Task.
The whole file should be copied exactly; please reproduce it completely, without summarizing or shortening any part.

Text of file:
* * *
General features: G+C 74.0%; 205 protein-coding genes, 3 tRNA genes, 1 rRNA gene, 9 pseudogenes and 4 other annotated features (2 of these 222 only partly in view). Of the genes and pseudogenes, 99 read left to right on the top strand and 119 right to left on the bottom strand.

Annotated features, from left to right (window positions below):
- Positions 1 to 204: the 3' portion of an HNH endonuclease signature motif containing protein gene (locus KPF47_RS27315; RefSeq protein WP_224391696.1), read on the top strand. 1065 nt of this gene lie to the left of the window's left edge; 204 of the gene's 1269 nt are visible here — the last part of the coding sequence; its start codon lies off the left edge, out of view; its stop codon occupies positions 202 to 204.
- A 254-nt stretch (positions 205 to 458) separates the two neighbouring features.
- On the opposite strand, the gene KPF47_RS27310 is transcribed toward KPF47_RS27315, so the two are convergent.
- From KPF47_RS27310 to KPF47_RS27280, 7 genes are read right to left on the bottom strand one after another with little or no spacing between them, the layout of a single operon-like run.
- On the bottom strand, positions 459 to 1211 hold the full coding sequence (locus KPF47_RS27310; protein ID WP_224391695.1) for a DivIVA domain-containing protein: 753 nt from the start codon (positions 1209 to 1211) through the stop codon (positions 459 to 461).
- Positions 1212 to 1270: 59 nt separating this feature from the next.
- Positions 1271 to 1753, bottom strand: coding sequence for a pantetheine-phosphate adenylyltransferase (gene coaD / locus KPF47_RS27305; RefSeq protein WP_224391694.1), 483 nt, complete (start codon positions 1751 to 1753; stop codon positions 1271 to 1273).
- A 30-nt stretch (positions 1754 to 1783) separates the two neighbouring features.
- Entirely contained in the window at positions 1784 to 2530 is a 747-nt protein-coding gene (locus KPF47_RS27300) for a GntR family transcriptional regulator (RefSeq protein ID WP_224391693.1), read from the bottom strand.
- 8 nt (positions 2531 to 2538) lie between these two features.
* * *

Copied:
General features: G+C 74.0%; 205 protein-coding genes, 3 tRNA genes, 1 rRNA gene, 9 pseudogenes and 4 other annotated features (2 of these 222 only partly in view). Of the genes and pseudogenes, 99 read left to right on the top strand and 119 right to left on the bottom strand.

Annotated features, from left to right (window positions below):
- Positions 1 to 204: the 3' portion of an HNH endonuclease signature motif containing protein gene (locus KPF47_RS27315; RefSeq protein WP_224391696.1), read on the top strand. 1065 nt of this gene lie to the left of the window's left edge; 204 of the gene's 1269 nt are visible here — the last part of the coding sequence; its start codon lies off the left edge, out of view; its stop codon occupies positions 202 to 204.
- A 254-nt stretch (positions 205 to 458) separates the two neighbouring features.
- On the opposite strand, the gene KPF47_RS27310 is transcribed toward KPF47_RS27315, so the two are convergent.
- From KPF47_RS27310 to KPF47_RS27280, 7 genes are read right to left on the bottom strand one after another with little or no spacing between them, the layout of a single operon-like run.
- On the bottom strand, positions 459 to 1211 hold the full coding sequence (locus KPF47_RS27310; protein ID WP_224391695.1) for a DivIVA domain-containing protein: 753 nt from the start codon (positions 1209 to 1211) through the stop codon (positions 459 to 461).
- Positions 1212 to 1270: 59 nt separating this feature from the next.
- Positions 1271 to 1753, bottom strand: coding sequence for a pantetheine-phosphate adenylyltransferase (gene coaD / locus KPF47_RS27305; RefSeq protein WP_224391694.1), 483 nt, complete (start codon positions 1751 to 1753; stop codon positions 1271 to 1273).
- A 30-nt stretch (positions 1754 to 1783) separates the two neighbouring features.
- Entirely contained in the window at positions 1784 to 2530 is a 747-nt protein-coding gene (locus KPF47_RS27300) for a GntR family transcriptional regulator (RefSeq protein ID WP_224391693.1), read from the bottom strand.
- 8 nt (positions 2531 to 2538) lie between these two features.